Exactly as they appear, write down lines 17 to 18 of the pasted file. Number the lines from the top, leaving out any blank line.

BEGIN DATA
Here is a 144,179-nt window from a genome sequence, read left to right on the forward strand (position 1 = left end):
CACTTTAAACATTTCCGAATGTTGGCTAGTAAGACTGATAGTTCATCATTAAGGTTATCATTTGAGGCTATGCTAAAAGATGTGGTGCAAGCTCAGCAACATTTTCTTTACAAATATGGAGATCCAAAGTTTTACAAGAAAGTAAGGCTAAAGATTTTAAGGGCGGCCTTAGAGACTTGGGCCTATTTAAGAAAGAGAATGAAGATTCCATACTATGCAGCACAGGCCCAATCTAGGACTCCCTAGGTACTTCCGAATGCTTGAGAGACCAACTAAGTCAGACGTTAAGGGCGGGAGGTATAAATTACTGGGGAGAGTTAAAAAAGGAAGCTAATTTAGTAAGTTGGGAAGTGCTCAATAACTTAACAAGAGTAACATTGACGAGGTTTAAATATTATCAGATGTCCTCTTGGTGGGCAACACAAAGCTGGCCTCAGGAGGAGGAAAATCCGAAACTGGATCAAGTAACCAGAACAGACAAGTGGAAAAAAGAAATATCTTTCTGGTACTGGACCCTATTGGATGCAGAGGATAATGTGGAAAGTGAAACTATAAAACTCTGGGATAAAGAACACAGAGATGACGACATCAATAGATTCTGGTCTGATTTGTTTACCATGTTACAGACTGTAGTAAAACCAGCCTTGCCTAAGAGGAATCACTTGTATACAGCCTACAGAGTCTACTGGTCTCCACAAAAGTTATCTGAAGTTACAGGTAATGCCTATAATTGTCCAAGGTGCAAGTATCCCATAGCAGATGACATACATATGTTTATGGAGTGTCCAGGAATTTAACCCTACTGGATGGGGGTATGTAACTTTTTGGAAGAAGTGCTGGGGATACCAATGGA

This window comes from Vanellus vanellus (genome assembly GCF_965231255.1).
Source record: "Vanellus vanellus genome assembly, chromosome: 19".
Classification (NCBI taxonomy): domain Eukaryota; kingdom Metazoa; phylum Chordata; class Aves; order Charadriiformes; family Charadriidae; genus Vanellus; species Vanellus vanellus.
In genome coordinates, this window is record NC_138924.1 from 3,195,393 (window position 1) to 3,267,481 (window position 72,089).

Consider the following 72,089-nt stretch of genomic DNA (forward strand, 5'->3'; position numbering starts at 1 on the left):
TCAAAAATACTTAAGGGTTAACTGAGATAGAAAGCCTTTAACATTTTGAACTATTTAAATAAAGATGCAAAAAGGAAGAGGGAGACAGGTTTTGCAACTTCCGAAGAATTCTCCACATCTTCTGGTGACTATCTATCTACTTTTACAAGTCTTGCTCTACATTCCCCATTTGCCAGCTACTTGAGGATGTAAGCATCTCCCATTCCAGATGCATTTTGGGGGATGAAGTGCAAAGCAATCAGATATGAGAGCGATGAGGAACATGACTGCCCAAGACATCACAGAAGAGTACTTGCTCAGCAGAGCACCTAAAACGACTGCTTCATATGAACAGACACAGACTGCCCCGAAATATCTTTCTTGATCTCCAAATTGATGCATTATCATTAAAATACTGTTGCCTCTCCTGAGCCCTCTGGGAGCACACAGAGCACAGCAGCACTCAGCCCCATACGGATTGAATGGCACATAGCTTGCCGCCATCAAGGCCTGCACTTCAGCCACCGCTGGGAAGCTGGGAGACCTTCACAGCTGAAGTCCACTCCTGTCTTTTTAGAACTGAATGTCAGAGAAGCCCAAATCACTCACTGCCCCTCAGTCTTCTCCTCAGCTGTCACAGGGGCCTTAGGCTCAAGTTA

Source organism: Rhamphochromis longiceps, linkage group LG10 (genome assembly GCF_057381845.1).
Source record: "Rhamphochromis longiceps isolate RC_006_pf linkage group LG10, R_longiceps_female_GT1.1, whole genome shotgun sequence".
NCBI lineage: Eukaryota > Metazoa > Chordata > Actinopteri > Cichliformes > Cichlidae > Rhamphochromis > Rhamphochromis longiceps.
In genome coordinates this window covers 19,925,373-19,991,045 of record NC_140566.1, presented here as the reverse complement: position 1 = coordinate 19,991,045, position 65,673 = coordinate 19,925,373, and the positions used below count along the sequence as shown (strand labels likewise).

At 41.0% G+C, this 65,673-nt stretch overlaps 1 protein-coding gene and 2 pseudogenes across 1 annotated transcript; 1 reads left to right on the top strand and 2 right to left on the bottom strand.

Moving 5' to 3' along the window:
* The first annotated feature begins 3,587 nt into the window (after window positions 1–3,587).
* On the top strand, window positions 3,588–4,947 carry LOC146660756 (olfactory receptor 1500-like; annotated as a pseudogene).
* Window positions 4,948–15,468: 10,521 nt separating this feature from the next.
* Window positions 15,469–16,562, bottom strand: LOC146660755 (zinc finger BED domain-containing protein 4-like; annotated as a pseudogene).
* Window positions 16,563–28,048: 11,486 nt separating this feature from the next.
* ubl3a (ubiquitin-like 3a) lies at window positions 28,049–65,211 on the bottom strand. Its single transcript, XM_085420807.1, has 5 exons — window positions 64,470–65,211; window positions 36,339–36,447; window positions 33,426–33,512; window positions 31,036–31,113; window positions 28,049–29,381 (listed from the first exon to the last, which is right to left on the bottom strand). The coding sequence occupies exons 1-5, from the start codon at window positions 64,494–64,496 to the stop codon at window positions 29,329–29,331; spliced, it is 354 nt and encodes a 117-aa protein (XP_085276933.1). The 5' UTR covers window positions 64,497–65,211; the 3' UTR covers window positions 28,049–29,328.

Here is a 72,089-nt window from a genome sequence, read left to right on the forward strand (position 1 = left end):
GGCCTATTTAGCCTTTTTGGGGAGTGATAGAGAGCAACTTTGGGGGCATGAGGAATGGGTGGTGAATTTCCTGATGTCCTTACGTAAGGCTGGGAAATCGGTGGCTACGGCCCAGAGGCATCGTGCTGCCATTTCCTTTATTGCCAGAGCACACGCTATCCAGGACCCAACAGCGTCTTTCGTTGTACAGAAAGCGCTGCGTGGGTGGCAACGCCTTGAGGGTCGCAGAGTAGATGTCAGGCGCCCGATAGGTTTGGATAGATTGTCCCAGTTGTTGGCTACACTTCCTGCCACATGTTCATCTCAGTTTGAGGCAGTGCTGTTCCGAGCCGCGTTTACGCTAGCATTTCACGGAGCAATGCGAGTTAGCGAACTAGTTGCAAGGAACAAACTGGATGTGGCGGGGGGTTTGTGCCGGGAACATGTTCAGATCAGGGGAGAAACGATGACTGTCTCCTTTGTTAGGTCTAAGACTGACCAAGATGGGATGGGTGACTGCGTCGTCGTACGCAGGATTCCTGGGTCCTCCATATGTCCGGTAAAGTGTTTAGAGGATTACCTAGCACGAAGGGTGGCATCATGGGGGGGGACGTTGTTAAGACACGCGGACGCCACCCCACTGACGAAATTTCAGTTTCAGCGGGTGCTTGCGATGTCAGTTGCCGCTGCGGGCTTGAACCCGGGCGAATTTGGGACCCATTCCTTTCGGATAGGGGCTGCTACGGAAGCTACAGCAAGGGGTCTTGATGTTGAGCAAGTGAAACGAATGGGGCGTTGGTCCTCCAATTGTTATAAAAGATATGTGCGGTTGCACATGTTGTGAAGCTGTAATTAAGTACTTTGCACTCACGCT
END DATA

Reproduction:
* Window positions 4,948–15,468: 10,521 nt separating this feature from the next.
* Window positions 15,469–16,562, bottom strand: LOC146660755 (zinc finger BED domain-containing protein 4-like; annotated as a pseudogene).